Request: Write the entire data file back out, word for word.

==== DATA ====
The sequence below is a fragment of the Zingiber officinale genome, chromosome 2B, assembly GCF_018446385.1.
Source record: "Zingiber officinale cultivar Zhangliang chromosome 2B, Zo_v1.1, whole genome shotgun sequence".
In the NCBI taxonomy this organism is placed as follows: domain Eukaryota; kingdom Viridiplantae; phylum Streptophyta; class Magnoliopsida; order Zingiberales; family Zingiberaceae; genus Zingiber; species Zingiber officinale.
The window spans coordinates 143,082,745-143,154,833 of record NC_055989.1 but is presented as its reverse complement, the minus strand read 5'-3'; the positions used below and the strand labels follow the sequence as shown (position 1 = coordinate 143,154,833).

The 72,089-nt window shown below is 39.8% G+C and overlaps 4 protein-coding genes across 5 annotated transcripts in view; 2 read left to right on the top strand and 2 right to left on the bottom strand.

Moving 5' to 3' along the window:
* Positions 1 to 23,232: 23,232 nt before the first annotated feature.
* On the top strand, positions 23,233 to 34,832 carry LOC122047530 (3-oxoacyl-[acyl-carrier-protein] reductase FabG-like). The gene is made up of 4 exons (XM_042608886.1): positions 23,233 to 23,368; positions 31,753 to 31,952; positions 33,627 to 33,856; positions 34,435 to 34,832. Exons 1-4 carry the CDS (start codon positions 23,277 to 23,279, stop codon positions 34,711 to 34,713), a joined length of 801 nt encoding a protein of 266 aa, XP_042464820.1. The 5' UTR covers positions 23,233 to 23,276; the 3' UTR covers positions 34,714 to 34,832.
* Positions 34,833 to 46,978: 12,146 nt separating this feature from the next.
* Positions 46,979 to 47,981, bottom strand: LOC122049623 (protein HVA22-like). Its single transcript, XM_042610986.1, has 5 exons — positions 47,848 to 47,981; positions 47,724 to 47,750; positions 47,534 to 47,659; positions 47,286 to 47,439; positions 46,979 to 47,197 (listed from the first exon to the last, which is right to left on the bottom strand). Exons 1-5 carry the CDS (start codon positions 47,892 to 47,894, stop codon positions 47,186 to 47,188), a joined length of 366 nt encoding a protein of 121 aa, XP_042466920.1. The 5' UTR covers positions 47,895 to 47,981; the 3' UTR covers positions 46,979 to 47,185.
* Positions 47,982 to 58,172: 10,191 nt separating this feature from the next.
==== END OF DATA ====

The sequence below is a fragment of the Zingiber officinale genome, chromosome 2B, assembly GCF_018446385.1.
Source record: "Zingiber officinale cultivar Zhangliang chromosome 2B, Zo_v1.1, whole genome shotgun sequence".
In the NCBI taxonomy this organism is placed as follows: domain Eukaryota; kingdom Viridiplantae; phylum Streptophyta; class Magnoliopsida; order Zingiberales; family Zingiberaceae; genus Zingiber; species Zingiber officinale.
The window spans coordinates 143,082,745-143,154,833 of record NC_055989.1 but is presented as its reverse complement, the minus strand read 5'-3'; the positions used below and the strand labels follow the sequence as shown (position 1 = coordinate 143,154,833).

The 72,089-nt window shown below is 39.8% G+C and overlaps 4 protein-coding genes across 5 annotated transcripts in view; 2 read left to right on the top strand and 2 right to left on the bottom strand.

Moving 5' to 3' along the window:
* Positions 1 to 23,232: 23,232 nt before the first annotated feature.
* On the top strand, positions 23,233 to 34,832 carry LOC122047530 (3-oxoacyl-[acyl-carrier-protein] reductase FabG-like). The gene is made up of 4 exons (XM_042608886.1): positions 23,233 to 23,368; positions 31,753 to 31,952; positions 33,627 to 33,856; positions 34,435 to 34,832. Exons 1-4 carry the CDS (start codon positions 23,277 to 23,279, stop codon positions 34,711 to 34,713), a joined length of 801 nt encoding a protein of 266 aa, XP_042464820.1. The 5' UTR covers positions 23,233 to 23,276; the 3' UTR covers positions 34,714 to 34,832.
* Positions 34,833 to 46,978: 12,146 nt separating this feature from the next.
* Positions 46,979 to 47,981, bottom strand: LOC122049623 (protein HVA22-like). Its single transcript, XM_042610986.1, has 5 exons — positions 47,848 to 47,981; positions 47,724 to 47,750; positions 47,534 to 47,659; positions 47,286 to 47,439; positions 46,979 to 47,197 (listed from the first exon to the last, which is right to left on the bottom strand). Exons 1-5 carry the CDS (start codon positions 47,892 to 47,894, stop codon positions 47,186 to 47,188), a joined length of 366 nt encoding a protein of 121 aa, XP_042466920.1. The 5' UTR covers positions 47,895 to 47,981; the 3' UTR covers positions 46,979 to 47,185.
* Positions 47,982 to 58,172: 10,191 nt separating this feature from the next.